A recent archaeological dig in west central Illinois has revealed a bit of early Sangamon County history.
Robert Pulliam, believed to be our area's first settler, was remembered as a rough-and-rowdy pioneer who led a band of three men and one woman into present-day Sangamon County in the fall of 1817. They grazed cattle, hunted, and made maple sugar along Sugar Creek in Ball Township. Details about Pulliam's life are recalled in the book Sugar Creek, Life on the Illinois Prairie by John Mack Faragher.
Born in Virginia and raised in Kentucky, Robert came with his family to Illinois in 1796. He married Mary Stout and settled on a farm on the bluffs overlooking the confluence of the Missouri and Mississippi rivers. The site of this farm became the focus of an archaeological dig conducted by the Illinois Transportation Archaeological Research Program, as part of new highway construction in Madison County.
Excavations at the site revealed the bluff top that served as Pulliam's farm from 1804 to 1816 and also contained extensive prehistoric archaeological deposits. Robert Mazrim, director of the Sangamo Archaeological Center, analyzed the materials, which included evidence of what was likely an exterior crop storage pit situated near a dwelling. The pit contained artifacts predating 1820, from when Pulliam occupied the land. Originally the pit would have been used for the storage of vegetables during the fall and early winter to shelter them from frost. Mazrim notes that such pits were common on early 19th century sites in Illinois.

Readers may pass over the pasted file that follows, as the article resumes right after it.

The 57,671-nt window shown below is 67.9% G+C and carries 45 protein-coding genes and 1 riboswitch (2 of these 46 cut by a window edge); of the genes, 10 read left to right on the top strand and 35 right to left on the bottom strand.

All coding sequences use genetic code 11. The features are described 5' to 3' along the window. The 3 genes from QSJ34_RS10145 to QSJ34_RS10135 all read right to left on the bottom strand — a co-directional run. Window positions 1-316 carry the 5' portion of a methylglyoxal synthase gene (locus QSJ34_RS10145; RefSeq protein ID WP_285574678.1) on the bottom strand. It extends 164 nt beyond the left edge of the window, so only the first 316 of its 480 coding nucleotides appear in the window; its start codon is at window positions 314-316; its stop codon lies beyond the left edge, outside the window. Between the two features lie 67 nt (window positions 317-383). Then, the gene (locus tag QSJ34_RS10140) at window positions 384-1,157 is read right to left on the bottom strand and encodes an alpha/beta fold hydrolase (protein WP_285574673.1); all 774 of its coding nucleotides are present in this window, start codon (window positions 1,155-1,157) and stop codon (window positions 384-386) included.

The pit contained fragments of refined ceramics, such as a painted teacup and an edge decorated plate made in Staffordshire, England. Other items included portions of two redware table bowls, the base of a glass bottle, and metal portions of a tin vessel and iron buckle. All of the artifacts were put into the pit when it was abandoned. This likely occurred when Pulliam and his family pulled up stakes and moved north to the Sangamo Country. In his report on the site Mazrim notes that the material found in the pit "reflects the relative paucity of goods consumed by American households prior to 1815 in the uplands surrounding the American Bottom." Early pioneer households did not have a lot of items in their cabins and carefully used those they did own. This lack of goods was due partly to disruptions or changes in trade networks in Illinois between 1770 and 1815. Shortly after Illinois attained statehood in 1818, however, such settlers began to have a wide variety of goods available to them due to the growth of the American wholesale business community in St. Louis.
Fewer than a dozen pre-1820 sites occupied for a short time have been excavated in Illinois, and the Pulliam site adds a bit more information to this body of work. The site also serves as a reminder about the transience of frontier society. Many pioneers lived in one place for only a few years before moving on to a new and perceived better location.
The life of Robert Pulliam is a prime example. After moving with his family through four states, at age 26 he started out on his own on the bluff top site but soon left it for new lands. Pulliam returned to Sangamon County in 1819 with his family and purchased several hundred acres in present-day Ball Township. Money problems forced him to move south to Macoupin County. He died in 1838 while visiting one of his sons in Sugar Creek.